Death Classification: Line of Duty Death
Agency: Chicago Police Department
Served: 11 years, 8 months*
Unit of Assignment / Detail: 2nd Precinct - Deering Street Station
District of Incident (Present Day): 009 - Deering
Location of Occurrence: 37th Street and Halsted Street
Cause of Death: Gunfire - Enemy
Age at Time of Death: 40
Date of Birth: 1841
Date of Appointment: 1869
Date of Incident: 12 Jun 1881
End of Watch: 12 Jun 1881
Date of Interment: 11 May 1834
Cemetery: Calvary Cemetery - Evanston, Illinois
Grave Location: Unknown
Interment Disposition: Burial
Superintendent’s Honored Star Case: Panel # A-1
Gold Star Families Memorial Wall: Panel # 18
Illinois Police Officers Memorial Wall: Panel # 1, Line 11
National Law Enforcement Officers Memorial Wall: Panel # 11-W: 14
Officer Down Memorial Page: Listed
Military Service: No Military Record Found
Incident & Biographic Details
Patrolman Timothy Mahoney, Star #230, aged 40 years, was an 11 year, 8 month veteran of the Chicago Police Department, assigned to the 2nd Precinct – Deering Street Station.
On June 12, 1881, at approximately 11:00 p.m., masked burglars had entered the house of Mr. Richard Jones, at No. 3815 Emerald Avenue. They had proceeded to search the house, when the family was awakened by the noise made and gave some alarm. Seeing that their presence in the house was discovered, the burglars pointed revolvers at Mr. Jones, and threatening to shoot, compelled him to remain quiet. Extinguishing the lamp, they then left the house without having secured any plunder.
Jones hastily followed in the direction they had taken, and meeting Officer Mahoney at the corner of 38th and Halsted streets, informed him of what happened. The officer asked a few questions regarding the description of the parties which were briefly answered by Jones, and then remarking that such persons had just passed him going North, Officer Mahoney ran after them calling upon Jones to follow. It appears that he overtook them at the next corner, 37th Street, for Mr. Jones, who was about half a block behind, saw him distinctly struggling with them at that point, as the streets were frequently illuminated by the flashes of lightning which prevailed on that rainy night. Just as the officer caught up with the burglars there was a sharp scuffle, then three shots were fired in quick succession, and Officer Mahoney fell to the ground with the exclamation that he was shot, and the murderers ran off in the darkness. Upon the arrival of citizens who had been attracted by the noise of the shooting, they found Officer Mahoney stretched on the sidewalk in the last agonies of death, and unable to give any information regarding the murder. Beside him laid a nickel-plated brace which he evidently had wrenched from the hands of his murderers in the deadly struggle, and this was the only clue that remained, for Jones view of the murderers was indistinct on account of their having been masked while in his house. The body was conveyed to Deering Street Station, and subsequently to his late residence, 283 West 15th Street. The fatal bullet entered Mahoney’s breast above the heart and severed an artery, causing his death by internal hemorrhage.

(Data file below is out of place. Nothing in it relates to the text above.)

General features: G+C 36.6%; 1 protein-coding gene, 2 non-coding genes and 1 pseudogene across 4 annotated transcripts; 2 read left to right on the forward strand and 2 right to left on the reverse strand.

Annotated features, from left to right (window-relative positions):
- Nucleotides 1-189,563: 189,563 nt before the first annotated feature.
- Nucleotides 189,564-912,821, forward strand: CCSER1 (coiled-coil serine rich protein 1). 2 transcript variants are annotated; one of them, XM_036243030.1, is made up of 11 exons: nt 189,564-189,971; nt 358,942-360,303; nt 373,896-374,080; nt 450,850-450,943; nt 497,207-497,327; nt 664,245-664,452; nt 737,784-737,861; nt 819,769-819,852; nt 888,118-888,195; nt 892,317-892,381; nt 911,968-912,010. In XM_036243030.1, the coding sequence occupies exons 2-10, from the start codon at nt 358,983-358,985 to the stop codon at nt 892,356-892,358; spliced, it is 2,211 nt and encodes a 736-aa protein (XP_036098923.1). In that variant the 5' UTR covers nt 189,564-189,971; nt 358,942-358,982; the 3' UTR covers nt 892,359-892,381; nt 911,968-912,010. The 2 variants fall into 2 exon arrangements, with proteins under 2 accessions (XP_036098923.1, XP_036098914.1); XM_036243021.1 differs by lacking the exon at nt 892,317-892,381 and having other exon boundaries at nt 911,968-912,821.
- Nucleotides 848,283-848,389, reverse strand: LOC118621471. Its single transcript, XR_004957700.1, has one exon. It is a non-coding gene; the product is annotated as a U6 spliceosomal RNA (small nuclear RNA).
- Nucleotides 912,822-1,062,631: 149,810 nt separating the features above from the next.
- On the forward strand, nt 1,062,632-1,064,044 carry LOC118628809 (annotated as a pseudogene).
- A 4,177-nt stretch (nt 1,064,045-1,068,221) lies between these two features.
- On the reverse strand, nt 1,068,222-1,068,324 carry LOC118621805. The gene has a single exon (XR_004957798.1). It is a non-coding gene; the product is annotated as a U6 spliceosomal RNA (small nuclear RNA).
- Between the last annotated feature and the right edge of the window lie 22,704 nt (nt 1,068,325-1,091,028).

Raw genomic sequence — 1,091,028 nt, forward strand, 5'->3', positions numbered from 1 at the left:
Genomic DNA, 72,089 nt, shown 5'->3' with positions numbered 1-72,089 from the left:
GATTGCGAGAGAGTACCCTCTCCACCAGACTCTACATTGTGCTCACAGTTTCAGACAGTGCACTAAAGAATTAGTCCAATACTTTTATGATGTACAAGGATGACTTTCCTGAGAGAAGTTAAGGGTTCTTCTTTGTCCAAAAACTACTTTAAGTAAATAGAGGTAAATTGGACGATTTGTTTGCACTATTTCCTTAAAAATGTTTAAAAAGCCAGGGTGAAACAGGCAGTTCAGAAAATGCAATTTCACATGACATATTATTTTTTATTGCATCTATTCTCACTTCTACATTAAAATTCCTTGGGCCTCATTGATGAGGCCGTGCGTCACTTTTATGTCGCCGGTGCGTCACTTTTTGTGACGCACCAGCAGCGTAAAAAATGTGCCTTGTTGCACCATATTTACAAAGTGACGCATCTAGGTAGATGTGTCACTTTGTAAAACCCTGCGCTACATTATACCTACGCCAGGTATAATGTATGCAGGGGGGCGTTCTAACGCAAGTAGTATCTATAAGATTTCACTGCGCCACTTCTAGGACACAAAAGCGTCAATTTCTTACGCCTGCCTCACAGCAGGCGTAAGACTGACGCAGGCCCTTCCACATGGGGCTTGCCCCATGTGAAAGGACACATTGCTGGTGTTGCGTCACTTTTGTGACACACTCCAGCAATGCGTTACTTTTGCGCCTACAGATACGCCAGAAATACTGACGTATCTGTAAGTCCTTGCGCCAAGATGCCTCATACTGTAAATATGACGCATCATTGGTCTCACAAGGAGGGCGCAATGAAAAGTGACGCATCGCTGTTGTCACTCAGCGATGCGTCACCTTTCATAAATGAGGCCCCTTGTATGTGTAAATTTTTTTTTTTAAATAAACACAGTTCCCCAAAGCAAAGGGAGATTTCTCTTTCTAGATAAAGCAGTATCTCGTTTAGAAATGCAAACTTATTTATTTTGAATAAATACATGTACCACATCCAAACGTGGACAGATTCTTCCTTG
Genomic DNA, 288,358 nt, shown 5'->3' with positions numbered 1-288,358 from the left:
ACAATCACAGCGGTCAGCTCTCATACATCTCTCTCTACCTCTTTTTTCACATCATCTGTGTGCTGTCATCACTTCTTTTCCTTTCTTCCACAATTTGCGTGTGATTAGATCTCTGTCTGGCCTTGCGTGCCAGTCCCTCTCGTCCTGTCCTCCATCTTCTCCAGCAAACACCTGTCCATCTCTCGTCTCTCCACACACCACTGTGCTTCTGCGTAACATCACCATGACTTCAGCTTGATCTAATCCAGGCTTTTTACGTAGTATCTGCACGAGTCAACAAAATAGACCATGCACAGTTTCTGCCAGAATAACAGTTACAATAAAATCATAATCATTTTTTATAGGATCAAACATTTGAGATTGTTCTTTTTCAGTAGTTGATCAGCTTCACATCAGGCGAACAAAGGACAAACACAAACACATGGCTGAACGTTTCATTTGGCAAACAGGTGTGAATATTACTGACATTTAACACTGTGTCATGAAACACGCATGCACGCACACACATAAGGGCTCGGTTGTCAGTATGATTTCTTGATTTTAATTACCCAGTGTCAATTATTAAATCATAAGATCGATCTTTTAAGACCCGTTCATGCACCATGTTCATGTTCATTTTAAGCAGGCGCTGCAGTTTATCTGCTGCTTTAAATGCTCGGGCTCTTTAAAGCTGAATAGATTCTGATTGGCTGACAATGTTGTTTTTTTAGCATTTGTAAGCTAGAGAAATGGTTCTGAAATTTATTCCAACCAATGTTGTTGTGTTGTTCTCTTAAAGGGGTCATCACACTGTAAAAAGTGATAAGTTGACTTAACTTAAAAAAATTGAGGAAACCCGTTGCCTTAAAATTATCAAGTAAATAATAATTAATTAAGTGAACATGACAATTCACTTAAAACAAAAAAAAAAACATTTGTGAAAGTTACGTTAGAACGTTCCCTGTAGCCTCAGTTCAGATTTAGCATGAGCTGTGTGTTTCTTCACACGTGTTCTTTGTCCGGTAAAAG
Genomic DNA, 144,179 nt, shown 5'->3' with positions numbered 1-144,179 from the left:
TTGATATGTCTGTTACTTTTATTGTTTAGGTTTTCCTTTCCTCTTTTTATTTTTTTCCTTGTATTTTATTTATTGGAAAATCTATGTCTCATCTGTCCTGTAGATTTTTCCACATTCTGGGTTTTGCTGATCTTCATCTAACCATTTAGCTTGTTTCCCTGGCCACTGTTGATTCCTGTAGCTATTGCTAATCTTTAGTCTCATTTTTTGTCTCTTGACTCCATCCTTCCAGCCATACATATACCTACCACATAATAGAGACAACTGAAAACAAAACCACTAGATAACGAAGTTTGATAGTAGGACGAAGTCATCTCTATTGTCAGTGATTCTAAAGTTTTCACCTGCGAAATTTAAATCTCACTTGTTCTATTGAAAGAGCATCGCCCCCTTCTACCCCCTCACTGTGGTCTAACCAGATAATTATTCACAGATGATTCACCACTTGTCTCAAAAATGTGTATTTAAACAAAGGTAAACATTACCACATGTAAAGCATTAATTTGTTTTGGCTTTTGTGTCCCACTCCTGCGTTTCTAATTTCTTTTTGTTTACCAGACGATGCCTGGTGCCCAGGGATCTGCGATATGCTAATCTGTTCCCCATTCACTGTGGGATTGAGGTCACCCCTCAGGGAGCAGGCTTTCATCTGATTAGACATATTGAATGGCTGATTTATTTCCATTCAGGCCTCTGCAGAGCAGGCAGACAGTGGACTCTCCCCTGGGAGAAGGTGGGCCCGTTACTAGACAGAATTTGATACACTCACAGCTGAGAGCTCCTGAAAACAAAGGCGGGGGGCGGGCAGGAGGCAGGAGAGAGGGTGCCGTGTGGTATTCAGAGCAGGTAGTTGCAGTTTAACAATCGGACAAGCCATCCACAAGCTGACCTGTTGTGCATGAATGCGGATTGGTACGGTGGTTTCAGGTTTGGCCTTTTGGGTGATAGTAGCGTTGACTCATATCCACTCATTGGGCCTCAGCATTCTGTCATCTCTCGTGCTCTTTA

William Elliott was later identified as one of the burglars. He was arrested and later discharged.
Officer Mahoney was waked at his residence located at No. 283 West 15th Street (present day 1026 West 15th Street. His funeral mass was held at Holy Family Church. He was laid to rest in Calvary Cemetery, 301 Chicago Avenue, Evanston, Illinois.
Patrolman Timothy Mahoney, born in 1841, received his Probationary Appointment to the Chicago Police Department in October, 1869.
Officer Mahoney was a member of Division No. 7, The Ancient Order of Hibernians. He was survived by his wife and daughter, age 14.
Having left a wife and a daughter in destitute circumstances, Officer Mahoney was not a member of either of the Benevolent Associations; they could obtain no relief from that source. However, in view of the sad circumstances of his death, a generous public soon raised, by voluntary subscription, a sum sufficient to relieve the wants of the wife and daughter, upwards of $5,000 having been collected, which was invested in a homestead for their benefit by the committee having charge of the fund.
Incident recorded under Chicago Police Historical Homicide Database, Case #2797.